My one worry was that they would be itchy. My daughter, the one with half a yard of protective hair curtain, assured me that it is indeed itchy. I dithered over linings but, and oh what a but it is, my tactile defensive wunder kind has had that thing rammed on his head for 24 hours straight.



Now I shall patent my pattern to Patons. Overnight we shall become millionaires of fortune and all will be well, as a significant percentage of the world’s population sport Mario and Luigi hats, men and women marked for life with the irrepressible



insignia of ‘special,’ as they itch their way through life.





There again, I already feel like a millionaire with none of the bothersome business of reality.


Photobucket





Hosted by "Tracy" at "Mother May I," but the photo-picture below will whizz you right there with one click.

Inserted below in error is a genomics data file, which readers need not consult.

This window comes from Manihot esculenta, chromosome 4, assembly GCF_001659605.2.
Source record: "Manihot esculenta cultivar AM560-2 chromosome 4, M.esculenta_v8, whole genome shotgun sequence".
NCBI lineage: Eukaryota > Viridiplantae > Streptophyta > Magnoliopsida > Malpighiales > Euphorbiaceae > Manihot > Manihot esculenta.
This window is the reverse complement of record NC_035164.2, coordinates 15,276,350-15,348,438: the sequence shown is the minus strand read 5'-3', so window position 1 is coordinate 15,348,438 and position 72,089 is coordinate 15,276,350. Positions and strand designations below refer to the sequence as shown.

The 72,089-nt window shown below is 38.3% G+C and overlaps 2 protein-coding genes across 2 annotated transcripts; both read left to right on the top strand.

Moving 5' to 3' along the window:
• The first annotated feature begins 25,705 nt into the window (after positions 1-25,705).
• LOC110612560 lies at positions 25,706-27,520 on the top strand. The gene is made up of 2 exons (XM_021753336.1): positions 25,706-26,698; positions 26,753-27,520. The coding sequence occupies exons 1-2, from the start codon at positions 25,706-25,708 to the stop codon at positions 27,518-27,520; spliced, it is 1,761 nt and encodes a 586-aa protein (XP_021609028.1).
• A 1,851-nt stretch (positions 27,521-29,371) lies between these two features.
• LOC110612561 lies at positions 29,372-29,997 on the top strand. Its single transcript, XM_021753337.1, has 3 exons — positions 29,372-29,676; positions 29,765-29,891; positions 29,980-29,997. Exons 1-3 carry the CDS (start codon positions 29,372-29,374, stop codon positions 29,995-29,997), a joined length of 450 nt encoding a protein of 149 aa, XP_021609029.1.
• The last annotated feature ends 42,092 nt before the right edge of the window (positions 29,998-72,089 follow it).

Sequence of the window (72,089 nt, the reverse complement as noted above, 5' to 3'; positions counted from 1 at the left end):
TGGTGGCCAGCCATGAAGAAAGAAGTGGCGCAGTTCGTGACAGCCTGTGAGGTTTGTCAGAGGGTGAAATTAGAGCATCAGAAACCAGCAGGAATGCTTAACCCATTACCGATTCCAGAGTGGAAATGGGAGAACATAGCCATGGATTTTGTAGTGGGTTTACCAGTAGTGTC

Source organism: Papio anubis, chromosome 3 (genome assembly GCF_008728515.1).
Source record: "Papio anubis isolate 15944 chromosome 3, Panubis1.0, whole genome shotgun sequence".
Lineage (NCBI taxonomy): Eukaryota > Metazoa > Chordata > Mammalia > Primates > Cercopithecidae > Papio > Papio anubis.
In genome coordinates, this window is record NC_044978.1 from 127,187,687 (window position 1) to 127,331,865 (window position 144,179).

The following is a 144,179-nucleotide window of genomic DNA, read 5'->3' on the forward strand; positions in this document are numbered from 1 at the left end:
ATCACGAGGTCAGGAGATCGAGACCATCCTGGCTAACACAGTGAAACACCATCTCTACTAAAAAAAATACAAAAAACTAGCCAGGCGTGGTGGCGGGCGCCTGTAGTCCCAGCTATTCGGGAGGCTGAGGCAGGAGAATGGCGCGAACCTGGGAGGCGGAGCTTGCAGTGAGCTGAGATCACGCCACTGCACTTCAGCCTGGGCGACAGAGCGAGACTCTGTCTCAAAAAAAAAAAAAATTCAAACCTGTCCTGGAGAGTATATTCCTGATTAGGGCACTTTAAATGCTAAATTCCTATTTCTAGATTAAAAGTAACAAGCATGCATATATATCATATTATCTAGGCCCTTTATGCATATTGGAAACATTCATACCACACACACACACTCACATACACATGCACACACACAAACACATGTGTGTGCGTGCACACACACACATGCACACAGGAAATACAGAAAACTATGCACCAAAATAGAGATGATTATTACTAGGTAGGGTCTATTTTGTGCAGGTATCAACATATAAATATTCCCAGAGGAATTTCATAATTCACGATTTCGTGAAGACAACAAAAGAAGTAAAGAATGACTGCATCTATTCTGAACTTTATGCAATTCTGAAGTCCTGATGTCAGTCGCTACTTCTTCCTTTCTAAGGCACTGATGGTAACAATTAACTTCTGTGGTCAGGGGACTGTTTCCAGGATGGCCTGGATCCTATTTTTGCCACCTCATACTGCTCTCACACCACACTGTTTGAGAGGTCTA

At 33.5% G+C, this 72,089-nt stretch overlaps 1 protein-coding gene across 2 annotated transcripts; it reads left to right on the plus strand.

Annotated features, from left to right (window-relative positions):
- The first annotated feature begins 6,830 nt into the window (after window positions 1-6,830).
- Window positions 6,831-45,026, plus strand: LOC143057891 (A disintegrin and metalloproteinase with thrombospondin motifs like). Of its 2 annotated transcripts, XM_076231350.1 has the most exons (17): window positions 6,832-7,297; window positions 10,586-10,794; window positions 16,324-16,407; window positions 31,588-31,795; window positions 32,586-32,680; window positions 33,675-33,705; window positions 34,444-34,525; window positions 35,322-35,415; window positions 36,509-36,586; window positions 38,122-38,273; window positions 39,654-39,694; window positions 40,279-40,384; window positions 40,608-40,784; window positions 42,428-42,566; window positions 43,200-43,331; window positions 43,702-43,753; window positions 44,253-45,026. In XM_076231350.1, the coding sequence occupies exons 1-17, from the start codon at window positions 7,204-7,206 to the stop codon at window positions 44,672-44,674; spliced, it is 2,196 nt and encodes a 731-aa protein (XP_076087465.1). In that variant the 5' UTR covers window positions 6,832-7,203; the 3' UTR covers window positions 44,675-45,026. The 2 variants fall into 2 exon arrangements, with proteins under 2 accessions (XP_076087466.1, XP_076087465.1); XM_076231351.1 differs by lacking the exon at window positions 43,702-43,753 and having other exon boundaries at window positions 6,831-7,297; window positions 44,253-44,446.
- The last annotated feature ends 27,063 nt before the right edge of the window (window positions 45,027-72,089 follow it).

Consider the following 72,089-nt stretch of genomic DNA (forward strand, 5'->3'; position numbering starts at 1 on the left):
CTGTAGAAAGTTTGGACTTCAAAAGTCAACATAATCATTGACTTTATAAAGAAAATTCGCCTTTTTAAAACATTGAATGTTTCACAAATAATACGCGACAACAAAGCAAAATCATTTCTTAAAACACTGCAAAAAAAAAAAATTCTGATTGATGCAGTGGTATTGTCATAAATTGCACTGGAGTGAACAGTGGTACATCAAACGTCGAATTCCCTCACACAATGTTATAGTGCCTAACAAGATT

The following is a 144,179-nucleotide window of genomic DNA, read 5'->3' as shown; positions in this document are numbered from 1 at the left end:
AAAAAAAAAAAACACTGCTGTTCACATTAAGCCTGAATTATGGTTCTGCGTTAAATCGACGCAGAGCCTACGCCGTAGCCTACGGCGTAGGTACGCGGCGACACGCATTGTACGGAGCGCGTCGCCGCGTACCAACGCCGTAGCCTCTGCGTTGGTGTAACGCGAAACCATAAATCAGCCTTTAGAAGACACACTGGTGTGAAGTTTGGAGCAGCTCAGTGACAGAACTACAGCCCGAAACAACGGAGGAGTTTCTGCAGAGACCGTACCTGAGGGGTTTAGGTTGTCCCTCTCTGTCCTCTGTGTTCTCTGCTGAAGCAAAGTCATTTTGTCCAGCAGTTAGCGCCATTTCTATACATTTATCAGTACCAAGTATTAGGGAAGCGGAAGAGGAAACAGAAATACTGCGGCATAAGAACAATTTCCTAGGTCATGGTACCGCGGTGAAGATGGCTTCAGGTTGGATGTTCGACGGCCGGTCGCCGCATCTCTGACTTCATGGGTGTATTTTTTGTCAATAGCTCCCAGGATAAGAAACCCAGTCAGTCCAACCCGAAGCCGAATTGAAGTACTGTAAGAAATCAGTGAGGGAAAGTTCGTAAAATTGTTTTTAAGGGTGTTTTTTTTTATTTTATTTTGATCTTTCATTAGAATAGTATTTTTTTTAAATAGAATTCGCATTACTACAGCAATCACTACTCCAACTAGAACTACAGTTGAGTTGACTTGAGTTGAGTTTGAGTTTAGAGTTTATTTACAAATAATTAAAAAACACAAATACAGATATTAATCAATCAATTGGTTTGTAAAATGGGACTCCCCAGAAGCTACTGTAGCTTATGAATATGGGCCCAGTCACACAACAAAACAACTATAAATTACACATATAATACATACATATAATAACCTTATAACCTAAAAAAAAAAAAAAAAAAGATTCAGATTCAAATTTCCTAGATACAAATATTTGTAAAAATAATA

Just call me snap happy.

red BSM Button



Here are some additional useful links:-

How to sew one from "felt"

Variations on a "Theme."

Other inventive "families."

Another sewn version with "panels."

Buy one from "Etsy" with "Mario Mushrooms."

A more traditional "baseball cap" version.

Some stitchery "wizardry."

A "stunning" "paper" version.

"Yoshi" food for those who prefer to cook rather than sew or knit.

Cheers dears

1 comment:

Bad Mommy said...

Holy Lanolin, Batman! That was quite an endeavor. I'm extremely jealous of your skills: alas, I cannot purl one. I wish I could. I needlepoint and cross-stitch like a fiend, but I do not knit. And my youngest is totally insane for Mario.

On the other hand, if some fad for sensory-challenged children should arise that calls for home canning skills, I'm going to look like a genius.

Fantabulous hats. Please post pics of the elephant size tamoshanter - I laugh just writing that.

Cheers!